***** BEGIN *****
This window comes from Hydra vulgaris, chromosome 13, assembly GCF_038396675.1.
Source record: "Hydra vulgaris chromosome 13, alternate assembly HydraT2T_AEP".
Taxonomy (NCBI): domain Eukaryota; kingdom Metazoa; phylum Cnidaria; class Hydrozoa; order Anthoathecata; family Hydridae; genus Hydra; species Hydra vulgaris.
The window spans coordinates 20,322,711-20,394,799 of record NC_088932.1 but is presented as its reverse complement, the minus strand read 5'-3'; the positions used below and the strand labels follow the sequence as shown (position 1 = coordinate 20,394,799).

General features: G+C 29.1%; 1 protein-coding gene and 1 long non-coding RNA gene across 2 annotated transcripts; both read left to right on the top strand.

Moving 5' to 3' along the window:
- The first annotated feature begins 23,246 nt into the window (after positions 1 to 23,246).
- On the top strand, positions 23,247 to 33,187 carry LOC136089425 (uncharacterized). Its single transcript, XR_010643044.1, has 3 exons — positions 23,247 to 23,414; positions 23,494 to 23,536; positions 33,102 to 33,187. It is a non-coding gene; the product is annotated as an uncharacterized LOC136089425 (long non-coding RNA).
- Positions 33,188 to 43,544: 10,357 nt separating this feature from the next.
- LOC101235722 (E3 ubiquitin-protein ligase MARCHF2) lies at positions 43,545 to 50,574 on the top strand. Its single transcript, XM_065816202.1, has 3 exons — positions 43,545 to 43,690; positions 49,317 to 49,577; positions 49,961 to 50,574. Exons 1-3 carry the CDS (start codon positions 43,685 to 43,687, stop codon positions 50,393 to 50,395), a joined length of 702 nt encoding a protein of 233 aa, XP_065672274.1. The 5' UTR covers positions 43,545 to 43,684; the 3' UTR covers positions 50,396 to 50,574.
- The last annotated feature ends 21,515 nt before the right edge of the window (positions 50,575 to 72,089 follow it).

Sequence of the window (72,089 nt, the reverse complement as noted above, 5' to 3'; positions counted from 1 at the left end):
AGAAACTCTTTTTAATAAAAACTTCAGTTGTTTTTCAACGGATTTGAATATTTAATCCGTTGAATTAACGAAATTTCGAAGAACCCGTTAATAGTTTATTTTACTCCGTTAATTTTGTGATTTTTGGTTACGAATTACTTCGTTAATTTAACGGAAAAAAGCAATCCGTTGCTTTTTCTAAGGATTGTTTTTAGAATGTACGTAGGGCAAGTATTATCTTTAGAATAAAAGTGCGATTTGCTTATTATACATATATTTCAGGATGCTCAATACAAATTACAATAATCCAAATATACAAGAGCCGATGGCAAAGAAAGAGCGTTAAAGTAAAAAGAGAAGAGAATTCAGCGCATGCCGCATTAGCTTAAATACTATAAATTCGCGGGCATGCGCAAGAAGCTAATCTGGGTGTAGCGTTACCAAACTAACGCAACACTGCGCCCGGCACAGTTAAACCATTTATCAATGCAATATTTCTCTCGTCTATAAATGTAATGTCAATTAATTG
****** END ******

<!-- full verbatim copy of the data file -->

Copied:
This window comes from Hydra vulgaris, chromosome 13, assembly GCF_038396675.1.
Source record: "Hydra vulgaris chromosome 13, alternate assembly HydraT2T_AEP".
Taxonomy (NCBI): domain Eukaryota; kingdom Metazoa; phylum Cnidaria; class Hydrozoa; order Anthoathecata; family Hydridae; genus Hydra; species Hydra vulgaris.
The window spans coordinates 20,322,711-20,394,799 of record NC_088932.1 but is presented as its reverse complement, the minus strand read 5'-3'; the positions used below and the strand labels follow the sequence as shown (position 1 = coordinate 20,394,799).

General features: G+C 29.1%; 1 protein-coding gene and 1 long non-coding RNA gene across 2 annotated transcripts; both read left to right on the top strand.

Moving 5' to 3' along the window:
- The first annotated feature begins 23,246 nt into the window (after positions 1 to 23,246).
- On the top strand, positions 23,247 to 33,187 carry LOC136089425 (uncharacterized). Its single transcript, XR_010643044.1, has 3 exons — positions 23,247 to 23,414; positions 23,494 to 23,536; positions 33,102 to 33,187. It is a non-coding gene; the product is annotated as an uncharacterized LOC136089425 (long non-coding RNA).
- Positions 33,188 to 43,544: 10,357 nt separating this feature from the next.
- LOC101235722 (E3 ubiquitin-protein ligase MARCHF2) lies at positions 43,545 to 50,574 on the top strand. Its single transcript, XM_065816202.1, has 3 exons — positions 43,545 to 43,690; positions 49,317 to 49,577; positions 49,961 to 50,574. Exons 1-3 carry the CDS (start codon positions 43,685 to 43,687, stop codon positions 50,393 to 50,395), a joined length of 702 nt encoding a protein of 233 aa, XP_065672274.1. The 5' UTR covers positions 43,545 to 43,684; the 3' UTR covers positions 50,396 to 50,574.
- The last annotated feature ends 21,515 nt before the right edge of the window (positions 50,575 to 72,089 follow it).

Sequence of the window (72,089 nt, the reverse complement as noted above, 5' to 3'; positions counted from 1 at the left end):
AGAAACTCTTTTTAATAAAAACTTCAGTTGTTTTTCAACGGATTTGAATATTTAATCCGTTGAATTAACGAAATTTCGAAGAACCCGTTAATAGTTTATTTTACTCCGTTAATTTTGTGATTTTTGGTTACGAATTACTTCGTTAATTTAACGGAAAAAAGCAATCCGTTGCTTTTTCTAAGGATTGTTTTTAGAATGTACGTAGGGCAAGTATTATCTTTAGAATAAAAGTGCGATTTGCTTATTATACATATATTTCAGGATGCTCAATACAAATTACAATAATCCAAATATACAAGAGCCGATGGCAAAGAAAGAGCGTTAAAGTAAAAAGAGAAGAGAATTCAGCGCATGCCGCATTAGCTTAAATACTATAAATTCGCGGGCATGCGCAAGAAGCTAATCTGGGTGTAGCGTTACCAAACTAACGCAACACTGCGCCCGGCACAGTTAAACCATTTATCAATGCAATATTTCTCTCGTCTATAAATGTAATGTCAATTAATTG